history of the wigwam inn indian arm north vancouver british columbia canada

History of the Wigwam Inn: Gangsters, Booze, Gambling and Billionaires

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Fun fact: you can access the Wigwam Inn using logging roads from Squamish, pending weather and your outdoor experience level, however, do note that it is private property and you need permission to visit.

The Wigwam Inn is a historic and stunning hotel situated at the northern end of Indian Arm, boasting a fascinating past. It was built in 1909, with financial support from Alvo von Alvensleben, a German-born entrepreneur who became a real estate king in Vancouver within five years. He financed various ventures, and the Wigwam was one of them, which was rumored to have been aided by Kaiser Wilhelm.

The Wigwam Inn opened in 1910 as a world-class resort, financed by Count Gustav Constantin Alvo Van Alvensleben, and changed ownership several times. It was once raided by the Royal Canadian Mounted Police (RCMP) as a gambling casino, and notable guests included John D. Rockefeller, John Jacob Astor, and Al Capone, who allegedly used it as a hideout. The Royal Vancouver Yacht Club now privately owns the Wigwam Inn, and kayakers and paddleboarders can only view it from afar.

The building has a full industrial kitchen, showers, and many comfortable hotel-style suites. The balconies offer a breathtaking view of the surroundings.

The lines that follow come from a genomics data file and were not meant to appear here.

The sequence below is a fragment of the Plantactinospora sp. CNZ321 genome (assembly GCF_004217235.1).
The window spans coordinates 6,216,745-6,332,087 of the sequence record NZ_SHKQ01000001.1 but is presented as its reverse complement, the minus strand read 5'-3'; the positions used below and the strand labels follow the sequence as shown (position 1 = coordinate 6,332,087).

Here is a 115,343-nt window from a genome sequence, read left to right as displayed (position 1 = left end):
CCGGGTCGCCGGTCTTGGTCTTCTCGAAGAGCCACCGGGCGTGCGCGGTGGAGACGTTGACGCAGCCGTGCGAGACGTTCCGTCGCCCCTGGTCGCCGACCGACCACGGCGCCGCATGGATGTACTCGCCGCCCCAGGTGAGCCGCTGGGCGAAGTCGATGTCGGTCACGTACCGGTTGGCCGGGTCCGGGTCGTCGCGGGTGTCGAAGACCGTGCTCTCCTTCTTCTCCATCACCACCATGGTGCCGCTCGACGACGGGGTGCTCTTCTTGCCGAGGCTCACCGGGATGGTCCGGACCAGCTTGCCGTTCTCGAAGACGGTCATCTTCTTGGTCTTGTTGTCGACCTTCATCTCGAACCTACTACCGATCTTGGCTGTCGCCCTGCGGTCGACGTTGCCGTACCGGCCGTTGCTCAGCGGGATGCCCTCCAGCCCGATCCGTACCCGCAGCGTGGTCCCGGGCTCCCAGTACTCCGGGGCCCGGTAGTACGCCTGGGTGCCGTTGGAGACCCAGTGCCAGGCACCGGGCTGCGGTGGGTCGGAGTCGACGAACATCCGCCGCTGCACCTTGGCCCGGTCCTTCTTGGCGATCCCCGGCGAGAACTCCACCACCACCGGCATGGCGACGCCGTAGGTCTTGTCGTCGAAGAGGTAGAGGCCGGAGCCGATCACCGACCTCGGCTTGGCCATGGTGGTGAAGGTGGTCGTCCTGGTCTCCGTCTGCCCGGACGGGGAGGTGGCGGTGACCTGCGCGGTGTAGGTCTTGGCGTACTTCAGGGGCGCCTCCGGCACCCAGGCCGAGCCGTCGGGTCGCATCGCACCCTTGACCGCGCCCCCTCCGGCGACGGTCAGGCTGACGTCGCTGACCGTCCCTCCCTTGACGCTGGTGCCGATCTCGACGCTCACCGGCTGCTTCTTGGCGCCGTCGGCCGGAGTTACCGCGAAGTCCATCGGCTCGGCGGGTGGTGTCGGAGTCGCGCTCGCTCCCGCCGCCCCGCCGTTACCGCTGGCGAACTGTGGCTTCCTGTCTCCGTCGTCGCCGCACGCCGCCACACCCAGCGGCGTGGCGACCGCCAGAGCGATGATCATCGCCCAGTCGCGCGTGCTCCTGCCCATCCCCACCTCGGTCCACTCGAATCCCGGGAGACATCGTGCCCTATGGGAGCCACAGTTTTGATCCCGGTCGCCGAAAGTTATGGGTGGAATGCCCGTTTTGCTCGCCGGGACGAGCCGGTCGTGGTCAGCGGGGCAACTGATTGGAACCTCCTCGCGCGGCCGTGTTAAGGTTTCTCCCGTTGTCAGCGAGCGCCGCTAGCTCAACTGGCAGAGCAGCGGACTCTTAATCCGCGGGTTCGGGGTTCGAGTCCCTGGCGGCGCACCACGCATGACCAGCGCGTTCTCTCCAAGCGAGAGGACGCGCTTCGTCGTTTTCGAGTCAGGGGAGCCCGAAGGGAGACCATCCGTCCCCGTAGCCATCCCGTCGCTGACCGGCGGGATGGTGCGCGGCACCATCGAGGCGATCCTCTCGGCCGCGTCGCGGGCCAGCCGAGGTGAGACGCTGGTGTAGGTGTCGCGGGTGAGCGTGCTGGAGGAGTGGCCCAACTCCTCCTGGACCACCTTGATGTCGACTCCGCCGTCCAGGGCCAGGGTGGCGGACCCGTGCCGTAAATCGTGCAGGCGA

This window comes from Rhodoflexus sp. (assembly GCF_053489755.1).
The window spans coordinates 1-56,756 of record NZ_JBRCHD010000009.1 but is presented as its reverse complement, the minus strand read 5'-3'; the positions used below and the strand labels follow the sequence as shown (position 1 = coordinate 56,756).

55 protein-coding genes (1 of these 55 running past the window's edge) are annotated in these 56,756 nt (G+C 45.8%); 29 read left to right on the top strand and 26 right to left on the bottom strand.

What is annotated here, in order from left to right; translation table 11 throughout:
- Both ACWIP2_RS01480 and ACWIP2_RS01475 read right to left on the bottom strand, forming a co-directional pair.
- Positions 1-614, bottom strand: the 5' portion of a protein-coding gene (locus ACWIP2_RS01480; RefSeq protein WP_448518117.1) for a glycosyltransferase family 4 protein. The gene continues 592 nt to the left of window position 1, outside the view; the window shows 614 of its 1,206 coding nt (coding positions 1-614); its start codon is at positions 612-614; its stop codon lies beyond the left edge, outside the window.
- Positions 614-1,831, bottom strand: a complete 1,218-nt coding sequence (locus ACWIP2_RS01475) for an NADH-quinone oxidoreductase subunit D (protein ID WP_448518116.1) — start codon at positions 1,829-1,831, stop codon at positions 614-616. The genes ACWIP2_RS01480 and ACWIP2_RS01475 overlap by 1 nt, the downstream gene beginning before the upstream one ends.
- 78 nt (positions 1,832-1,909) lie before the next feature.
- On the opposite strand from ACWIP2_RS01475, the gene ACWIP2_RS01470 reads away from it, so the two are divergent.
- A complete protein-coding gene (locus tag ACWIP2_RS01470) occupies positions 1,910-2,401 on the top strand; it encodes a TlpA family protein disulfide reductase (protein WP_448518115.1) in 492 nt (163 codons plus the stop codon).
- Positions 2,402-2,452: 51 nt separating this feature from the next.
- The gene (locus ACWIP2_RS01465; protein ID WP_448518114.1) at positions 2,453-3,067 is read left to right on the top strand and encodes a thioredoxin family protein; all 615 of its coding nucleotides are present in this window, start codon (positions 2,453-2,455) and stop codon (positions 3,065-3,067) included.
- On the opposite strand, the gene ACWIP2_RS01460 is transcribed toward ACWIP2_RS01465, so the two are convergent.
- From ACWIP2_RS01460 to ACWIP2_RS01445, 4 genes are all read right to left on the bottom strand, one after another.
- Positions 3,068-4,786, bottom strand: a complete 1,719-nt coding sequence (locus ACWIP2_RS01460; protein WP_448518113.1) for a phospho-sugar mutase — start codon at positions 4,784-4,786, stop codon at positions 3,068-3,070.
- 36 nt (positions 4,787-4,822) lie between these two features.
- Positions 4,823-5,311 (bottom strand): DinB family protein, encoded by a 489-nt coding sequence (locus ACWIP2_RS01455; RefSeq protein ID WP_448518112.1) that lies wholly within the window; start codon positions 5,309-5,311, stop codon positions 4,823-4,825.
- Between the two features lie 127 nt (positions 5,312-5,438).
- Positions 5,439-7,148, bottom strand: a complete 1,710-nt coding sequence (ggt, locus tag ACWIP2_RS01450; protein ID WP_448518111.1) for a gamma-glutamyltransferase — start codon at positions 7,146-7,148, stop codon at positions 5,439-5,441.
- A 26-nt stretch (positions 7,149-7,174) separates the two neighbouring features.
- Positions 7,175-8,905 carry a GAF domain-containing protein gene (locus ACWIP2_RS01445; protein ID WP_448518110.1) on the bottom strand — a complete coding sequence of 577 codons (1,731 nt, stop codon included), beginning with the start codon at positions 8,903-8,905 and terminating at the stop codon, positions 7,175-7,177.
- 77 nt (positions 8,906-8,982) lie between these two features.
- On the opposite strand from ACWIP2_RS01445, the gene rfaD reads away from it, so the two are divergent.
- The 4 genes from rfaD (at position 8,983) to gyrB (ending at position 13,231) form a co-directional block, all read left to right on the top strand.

Around ten years ago, the Wigwam Inn came to the attention of a local writer when they researched Alvo von Alvensleben, an early Vancouver businessman and the son of a German count who came to Vancouver in 1904. Alvensleben is one of the most intriguing characters in British Columbia’s history, but there has never been a biography of him. Consequently, the writer dedicated a chapter to him in their book, “At Home with History: The Secrets of Greater Vancouver’s Heritage Homes.”

The idea of a resort in Indian Arm came from Benny Dickens, an advertising manager for the Daily Province, who purchased several hundred acres of land in the early 1900s. However, Dickens ran out of money and looked to Alvensleben for help. The Dominion Building was built with Alvensleben’s financing, and his private residence is now part of the Crofton House girls’ school in Kerrisdale. He owned a hunting lodge on Somerset in North Vancouver, along with homes in Pitt Meadows, Surrey, and Washington State, known as “Alien Acres” and “Spy House.”

Alvensleben turned the Wigwam Inn into a German Luftkurot (fresh-air resort) and sold lots for $200 to $300, offering a private boat service to Vancouver that “guaranteed to get business people to the office by 9:00 a.m.” However, when the First World War began, Alvensleben left for Seattle, and the government seized the Inn in 1914, causing it to struggle financially.

Over the years, the Inn changed hands several times and was mostly forgotten by the public until the early 1960s, when William “Fats” Robertson, 34, and his partner Rocky Myers, 30, took over. In July 1962, the RCMP raided the Inn and found an illegal gambling operation, plates for printing counterfeit money, stolen art, and 300 cases of beer. Robertson and his partner were found guilty of attempting to bribe an RCMP officer and received a six-year sentence in prison.

The Wigwam Inn passed through several owners until the Royal Vancouver Yacht Club purchased it in 1985. Since then, it has been strictly members-only, with no more room for the public. The Deep Cove Heritage Society offered a boat ride up Indian Arm as a summer fundraiser, and the speaker booked a ticket a few years ago to see the Inn. The Inn’s history is fascinating, and the story of Alvo von Alvensleben remains a mystery, making it an exciting topic for research and exploration.

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